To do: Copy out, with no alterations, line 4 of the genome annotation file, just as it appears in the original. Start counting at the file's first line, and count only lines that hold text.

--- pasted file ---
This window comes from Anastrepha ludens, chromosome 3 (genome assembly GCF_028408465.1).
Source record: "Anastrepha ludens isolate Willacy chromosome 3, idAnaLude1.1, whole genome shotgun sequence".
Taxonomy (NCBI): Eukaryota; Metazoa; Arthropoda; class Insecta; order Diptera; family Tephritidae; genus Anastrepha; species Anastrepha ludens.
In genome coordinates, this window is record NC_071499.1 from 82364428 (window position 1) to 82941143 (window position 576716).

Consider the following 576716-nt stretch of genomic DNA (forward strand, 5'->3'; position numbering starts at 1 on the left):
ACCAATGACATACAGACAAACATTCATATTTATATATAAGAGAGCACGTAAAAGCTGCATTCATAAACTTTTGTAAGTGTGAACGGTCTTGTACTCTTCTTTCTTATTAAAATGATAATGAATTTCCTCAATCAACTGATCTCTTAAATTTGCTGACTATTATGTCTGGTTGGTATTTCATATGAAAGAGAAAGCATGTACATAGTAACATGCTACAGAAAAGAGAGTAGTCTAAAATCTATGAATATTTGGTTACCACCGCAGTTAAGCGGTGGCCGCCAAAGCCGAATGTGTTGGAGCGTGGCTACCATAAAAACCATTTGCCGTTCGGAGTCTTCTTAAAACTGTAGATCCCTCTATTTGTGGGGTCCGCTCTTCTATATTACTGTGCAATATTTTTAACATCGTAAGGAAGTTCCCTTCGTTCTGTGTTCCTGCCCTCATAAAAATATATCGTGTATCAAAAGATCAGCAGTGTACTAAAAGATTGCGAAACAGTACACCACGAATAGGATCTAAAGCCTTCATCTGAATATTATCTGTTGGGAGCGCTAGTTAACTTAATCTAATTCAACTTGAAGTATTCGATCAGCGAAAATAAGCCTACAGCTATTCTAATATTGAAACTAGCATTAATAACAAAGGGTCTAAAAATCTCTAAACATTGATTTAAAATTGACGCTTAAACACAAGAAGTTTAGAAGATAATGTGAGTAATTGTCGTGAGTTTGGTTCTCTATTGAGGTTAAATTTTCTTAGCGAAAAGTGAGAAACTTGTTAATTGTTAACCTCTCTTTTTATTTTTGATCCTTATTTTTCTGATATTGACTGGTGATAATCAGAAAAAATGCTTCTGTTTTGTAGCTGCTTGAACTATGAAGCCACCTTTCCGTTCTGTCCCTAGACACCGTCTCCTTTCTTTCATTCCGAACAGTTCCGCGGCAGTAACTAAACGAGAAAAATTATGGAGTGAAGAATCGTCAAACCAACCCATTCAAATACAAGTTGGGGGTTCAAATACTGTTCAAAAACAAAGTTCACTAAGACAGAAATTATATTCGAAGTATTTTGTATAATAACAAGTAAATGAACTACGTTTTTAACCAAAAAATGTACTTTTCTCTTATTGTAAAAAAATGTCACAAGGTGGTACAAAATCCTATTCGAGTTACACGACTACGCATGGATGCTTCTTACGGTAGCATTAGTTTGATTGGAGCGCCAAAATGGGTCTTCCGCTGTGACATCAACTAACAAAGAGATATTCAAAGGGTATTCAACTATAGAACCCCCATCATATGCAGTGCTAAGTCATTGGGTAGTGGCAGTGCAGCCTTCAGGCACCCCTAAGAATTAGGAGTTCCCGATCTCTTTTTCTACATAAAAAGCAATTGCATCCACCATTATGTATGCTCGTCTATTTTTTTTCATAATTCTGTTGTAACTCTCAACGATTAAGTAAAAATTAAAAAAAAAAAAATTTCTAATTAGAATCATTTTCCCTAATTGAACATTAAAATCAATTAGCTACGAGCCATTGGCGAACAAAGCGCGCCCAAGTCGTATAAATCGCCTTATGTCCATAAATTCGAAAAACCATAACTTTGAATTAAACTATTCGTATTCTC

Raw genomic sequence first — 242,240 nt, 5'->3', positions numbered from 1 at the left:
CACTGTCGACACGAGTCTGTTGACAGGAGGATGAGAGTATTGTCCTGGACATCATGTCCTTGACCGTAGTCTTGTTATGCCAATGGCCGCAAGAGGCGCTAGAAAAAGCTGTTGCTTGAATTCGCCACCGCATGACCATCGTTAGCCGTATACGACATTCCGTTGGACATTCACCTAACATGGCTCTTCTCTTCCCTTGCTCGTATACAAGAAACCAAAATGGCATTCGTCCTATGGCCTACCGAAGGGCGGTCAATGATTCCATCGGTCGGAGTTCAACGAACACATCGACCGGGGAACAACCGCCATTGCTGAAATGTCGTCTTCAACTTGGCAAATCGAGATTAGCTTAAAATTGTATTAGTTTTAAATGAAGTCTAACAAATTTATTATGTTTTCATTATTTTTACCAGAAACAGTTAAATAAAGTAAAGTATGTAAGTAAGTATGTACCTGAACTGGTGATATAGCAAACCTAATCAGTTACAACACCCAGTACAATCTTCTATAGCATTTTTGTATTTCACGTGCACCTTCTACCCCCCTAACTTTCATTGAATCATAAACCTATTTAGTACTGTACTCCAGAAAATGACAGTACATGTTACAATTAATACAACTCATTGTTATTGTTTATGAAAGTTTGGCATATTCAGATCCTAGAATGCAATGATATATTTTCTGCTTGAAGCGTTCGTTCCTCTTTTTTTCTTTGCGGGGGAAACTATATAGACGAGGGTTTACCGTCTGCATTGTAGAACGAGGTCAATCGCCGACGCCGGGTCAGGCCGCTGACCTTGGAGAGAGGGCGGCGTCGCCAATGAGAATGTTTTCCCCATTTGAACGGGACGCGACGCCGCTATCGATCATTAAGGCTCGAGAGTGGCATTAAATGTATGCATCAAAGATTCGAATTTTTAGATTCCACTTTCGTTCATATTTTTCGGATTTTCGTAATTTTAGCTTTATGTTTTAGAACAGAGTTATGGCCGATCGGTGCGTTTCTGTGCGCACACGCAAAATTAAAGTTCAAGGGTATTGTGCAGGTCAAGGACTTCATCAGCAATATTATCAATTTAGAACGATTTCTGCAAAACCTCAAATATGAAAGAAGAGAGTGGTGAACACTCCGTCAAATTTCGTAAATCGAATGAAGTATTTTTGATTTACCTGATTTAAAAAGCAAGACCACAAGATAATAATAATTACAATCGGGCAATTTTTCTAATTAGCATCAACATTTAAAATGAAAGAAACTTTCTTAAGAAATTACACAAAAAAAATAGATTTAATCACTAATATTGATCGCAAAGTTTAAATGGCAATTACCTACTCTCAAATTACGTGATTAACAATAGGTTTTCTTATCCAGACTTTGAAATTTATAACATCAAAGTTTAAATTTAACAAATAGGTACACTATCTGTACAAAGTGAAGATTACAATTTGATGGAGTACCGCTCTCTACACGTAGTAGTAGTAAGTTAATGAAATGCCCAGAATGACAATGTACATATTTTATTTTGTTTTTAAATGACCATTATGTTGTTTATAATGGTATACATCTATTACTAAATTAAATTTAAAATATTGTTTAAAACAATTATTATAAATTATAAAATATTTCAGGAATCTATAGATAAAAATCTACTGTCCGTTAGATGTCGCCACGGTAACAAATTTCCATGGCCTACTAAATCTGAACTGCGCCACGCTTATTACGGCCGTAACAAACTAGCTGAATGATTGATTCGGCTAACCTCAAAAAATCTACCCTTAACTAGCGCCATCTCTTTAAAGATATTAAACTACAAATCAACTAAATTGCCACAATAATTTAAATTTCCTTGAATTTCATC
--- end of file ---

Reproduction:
In genome coordinates, this window is record NC_071499.1 from 82364428 (window position 1) to 82941143 (window position 576716).